And yes, it’s true that mosquitoes prefer to bite certain people and even animals over others. Even after exhaustive experimentation, science has not yet been able to figure out exactly why some people are more attractive to mosquitoes than others. If you know that mosquitoes like you, take extra precautions.

Wear lightweight, long-sleeved shirts and pants, even on hot days. The less skin you leave exposed, the less surface area mosquitoes have to bite. (That may seem obvious, but how often do you see people outside on a coolish night dressed in shorts and polos and getting bit when long clothing would be perfectly comfortable?) Because mosquitoes can bite through thin clothing, somewhat loose-fitting clothing (not clinging to your skin) is the most protective.

If you’re going camping or hiking, or if you plan to otherwise spend extended periods outside in mosquito-prone areas, you can treat your clothing with an EPA-registered insecticide such as permethrin for added protection. Permethrin, is a different chemical than those found in sprays and creams meant for use on skin. Brands such as Repel and Sawyer offer permethrin-based clothing spray, and some companies, such as L.L.Bean and ExOfficio, sell clothing that is pretreated with permethrin.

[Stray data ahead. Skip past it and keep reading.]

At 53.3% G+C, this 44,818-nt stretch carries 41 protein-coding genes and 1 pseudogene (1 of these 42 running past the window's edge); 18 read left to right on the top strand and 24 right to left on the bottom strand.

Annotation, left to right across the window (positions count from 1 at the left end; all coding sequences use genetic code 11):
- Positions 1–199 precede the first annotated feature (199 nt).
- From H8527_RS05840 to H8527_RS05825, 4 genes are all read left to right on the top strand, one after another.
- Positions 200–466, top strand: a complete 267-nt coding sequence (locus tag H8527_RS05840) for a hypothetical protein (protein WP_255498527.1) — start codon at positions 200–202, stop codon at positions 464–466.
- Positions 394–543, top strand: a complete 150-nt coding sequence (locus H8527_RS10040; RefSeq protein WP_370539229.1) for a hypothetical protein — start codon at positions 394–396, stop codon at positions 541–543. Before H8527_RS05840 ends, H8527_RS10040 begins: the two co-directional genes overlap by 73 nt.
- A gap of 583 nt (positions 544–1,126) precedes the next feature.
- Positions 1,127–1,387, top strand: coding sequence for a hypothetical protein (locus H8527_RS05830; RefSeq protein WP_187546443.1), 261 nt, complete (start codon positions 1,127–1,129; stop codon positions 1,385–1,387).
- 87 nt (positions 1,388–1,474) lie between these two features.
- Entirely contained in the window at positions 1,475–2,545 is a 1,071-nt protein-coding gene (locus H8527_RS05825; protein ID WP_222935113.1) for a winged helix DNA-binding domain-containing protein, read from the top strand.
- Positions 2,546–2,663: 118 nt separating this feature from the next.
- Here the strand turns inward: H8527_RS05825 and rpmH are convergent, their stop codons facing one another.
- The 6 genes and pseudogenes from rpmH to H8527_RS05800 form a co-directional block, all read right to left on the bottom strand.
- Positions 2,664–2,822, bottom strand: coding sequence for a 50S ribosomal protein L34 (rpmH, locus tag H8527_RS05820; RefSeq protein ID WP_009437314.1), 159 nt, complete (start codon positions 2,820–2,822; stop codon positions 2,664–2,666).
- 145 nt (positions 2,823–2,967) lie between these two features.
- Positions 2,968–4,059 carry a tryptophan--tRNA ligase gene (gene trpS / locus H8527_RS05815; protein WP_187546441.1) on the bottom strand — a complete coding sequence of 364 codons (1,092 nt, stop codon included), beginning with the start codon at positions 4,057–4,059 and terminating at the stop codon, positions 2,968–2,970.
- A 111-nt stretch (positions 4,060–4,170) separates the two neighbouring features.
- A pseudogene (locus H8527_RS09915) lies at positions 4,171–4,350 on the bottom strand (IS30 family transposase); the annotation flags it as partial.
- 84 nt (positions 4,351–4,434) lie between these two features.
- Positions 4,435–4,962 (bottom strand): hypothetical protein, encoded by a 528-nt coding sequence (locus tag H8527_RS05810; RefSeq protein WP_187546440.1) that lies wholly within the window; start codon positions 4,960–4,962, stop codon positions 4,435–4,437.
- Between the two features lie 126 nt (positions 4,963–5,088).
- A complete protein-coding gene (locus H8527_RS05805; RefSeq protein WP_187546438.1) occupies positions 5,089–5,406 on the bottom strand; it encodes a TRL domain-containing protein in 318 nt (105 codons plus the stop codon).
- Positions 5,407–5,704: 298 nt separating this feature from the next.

For any exposed body parts, use an EPA-approved repellent that’s meant for skin—see below for how to choose.

Tip: If you’re using sunscreen, the CDC recommends applying the sunscreen first, then the bug spray because sunscreen may not be able to soak into the skin through a film of insect repellent. Also, keep in mind that insect repellent can diminish the effectiveness of sunscreen, so if you’re applying both, consider a higher SPF than you would normally use.

Choosing the Right Repellent

The EPA maintains a tool to help people find the right repellent to use. In most cases, the chemical DEET is the most effective option for repelling mosquitoes (and other bugs such as ticks and leeches). DEET, unfortunately, suffers from as a perception problem. That’s likely because it often is confused with DDT, which is a banned mosquito insecticide that was proved to be harmful. Popular Science cites at least 20 years of major studies that prove DEET is safe to use as directed even for women who are pregnant or breastfeeding. The CDC agrees.